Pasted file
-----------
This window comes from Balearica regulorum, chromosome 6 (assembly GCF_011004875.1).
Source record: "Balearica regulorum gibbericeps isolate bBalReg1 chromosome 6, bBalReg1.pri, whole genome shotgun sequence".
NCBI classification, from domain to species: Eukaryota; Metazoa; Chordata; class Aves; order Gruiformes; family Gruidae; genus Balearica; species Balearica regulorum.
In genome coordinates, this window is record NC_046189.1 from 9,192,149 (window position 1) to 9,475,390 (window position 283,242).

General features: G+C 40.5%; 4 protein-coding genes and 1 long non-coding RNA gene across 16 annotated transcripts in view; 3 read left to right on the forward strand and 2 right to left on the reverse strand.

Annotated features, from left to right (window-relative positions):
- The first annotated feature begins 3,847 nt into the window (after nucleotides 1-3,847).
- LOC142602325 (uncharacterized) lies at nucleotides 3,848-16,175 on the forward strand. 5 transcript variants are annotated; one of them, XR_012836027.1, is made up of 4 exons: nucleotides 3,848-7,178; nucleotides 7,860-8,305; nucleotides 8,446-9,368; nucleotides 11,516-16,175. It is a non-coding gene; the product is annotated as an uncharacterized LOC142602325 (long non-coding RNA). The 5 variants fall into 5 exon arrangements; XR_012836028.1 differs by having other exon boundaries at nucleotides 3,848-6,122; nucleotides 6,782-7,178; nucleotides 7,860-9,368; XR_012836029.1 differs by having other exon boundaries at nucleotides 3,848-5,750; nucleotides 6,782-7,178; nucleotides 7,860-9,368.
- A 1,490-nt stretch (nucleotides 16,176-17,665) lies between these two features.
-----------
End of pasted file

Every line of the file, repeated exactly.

This window comes from Balearica regulorum, chromosome 6 (assembly GCF_011004875.1).
Source record: "Balearica regulorum gibbericeps isolate bBalReg1 chromosome 6, bBalReg1.pri, whole genome shotgun sequence".
NCBI classification, from domain to species: Eukaryota; Metazoa; Chordata; class Aves; order Gruiformes; family Gruidae; genus Balearica; species Balearica regulorum.
In genome coordinates, this window is record NC_046189.1 from 9,192,149 (window position 1) to 9,475,390 (window position 283,242).

General features: G+C 40.5%; 4 protein-coding genes and 1 long non-coding RNA gene across 16 annotated transcripts in view; 3 read left to right on the forward strand and 2 right to left on the reverse strand.

Annotated features, from left to right (window-relative positions):
- The first annotated feature begins 3,847 nt into the window (after nucleotides 1-3,847).
- LOC142602325 (uncharacterized) lies at nucleotides 3,848-16,175 on the forward strand. 5 transcript variants are annotated; one of them, XR_012836027.1, is made up of 4 exons: nucleotides 3,848-7,178; nucleotides 7,860-8,305; nucleotides 8,446-9,368; nucleotides 11,516-16,175. It is a non-coding gene; the product is annotated as an uncharacterized LOC142602325 (long non-coding RNA). The 5 variants fall into 5 exon arrangements; XR_012836028.1 differs by having other exon boundaries at nucleotides 3,848-6,122; nucleotides 6,782-7,178; nucleotides 7,860-9,368; XR_012836029.1 differs by having other exon boundaries at nucleotides 3,848-5,750; nucleotides 6,782-7,178; nucleotides 7,860-9,368.
- A 1,490-nt stretch (nucleotides 16,176-17,665) lies between these two features.